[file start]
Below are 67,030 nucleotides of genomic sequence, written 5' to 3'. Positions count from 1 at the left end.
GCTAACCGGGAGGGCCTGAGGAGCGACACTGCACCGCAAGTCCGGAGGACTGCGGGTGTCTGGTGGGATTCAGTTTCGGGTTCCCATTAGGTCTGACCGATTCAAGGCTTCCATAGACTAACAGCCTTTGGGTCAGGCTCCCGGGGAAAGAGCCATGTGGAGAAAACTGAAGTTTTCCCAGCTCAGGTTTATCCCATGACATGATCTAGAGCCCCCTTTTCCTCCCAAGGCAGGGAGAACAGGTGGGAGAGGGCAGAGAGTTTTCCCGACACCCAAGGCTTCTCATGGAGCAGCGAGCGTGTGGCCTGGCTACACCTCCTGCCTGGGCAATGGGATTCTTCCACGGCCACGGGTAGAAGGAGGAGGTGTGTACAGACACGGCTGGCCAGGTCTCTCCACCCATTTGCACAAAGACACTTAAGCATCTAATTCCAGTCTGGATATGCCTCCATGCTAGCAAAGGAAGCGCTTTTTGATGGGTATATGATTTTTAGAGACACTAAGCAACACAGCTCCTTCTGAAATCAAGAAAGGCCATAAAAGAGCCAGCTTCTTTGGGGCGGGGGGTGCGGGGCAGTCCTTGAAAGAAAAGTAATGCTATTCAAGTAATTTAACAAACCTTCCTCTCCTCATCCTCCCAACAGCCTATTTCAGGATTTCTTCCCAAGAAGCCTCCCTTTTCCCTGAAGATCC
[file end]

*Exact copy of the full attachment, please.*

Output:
Below are 67,030 nucleotides of genomic sequence, written 5' to 3'. Positions count from 1 at the left end.
GCTAACCGGGAGGGCCTGAGGAGCGACACTGCACCGCAAGTCCGGAGGACTGCGGGTGTCTGGTGGGATTCAGTTTCGGGTTCCCATTAGGTCTGACCGATTCAAGGCTTCCATAGACTAACAGCCTTTGGGTCAGGCTCCCGGGGAAAGAGCCATGTGGAGAAAACTGAAGTTTTCCCAGCTCAGGTTTATCCCATGACATGATCTAGAGCCCCCTTTTCCTCCCAAGGCAGGGAGAACAGGTGGGAGAGGGCAGAGAGTTTTCCCGACACCCAAGGCTTCTCATGGAGCAGCGAGCGTGTGGCCTGGCTACACCTCCTGCCTGGGCAATGGGATTCTTCCACGGCCACGGGTAGAAGGAGGAGGTGTGTACAGACACGGCTGGCCAGGTCTCTCCACCCATTTGCACAAAGACACTTAAGCATCTAATTCCAGTCTGGATATGCCTCCATGCTAGCAAAGGAAGCGCTTTTTGATGGGTATATGATTTTTAGAGACACTAAGCAACACAGCTCCTTCTGAAATCAAGAAAGGCCATAAAAGAGCCAGCTTCTTTGGGGCGGGGGGTGCGGGGCAGTCCTTGAAAGAAAAGTAATGCTATTCAAGTAATTTAACAAACCTTCCTCTCCTCATCCTCCCAACAGCCTATTTCAGGATTTCTTCCCAAGAAGCCTCCCTTTTCCCTGAAGATCC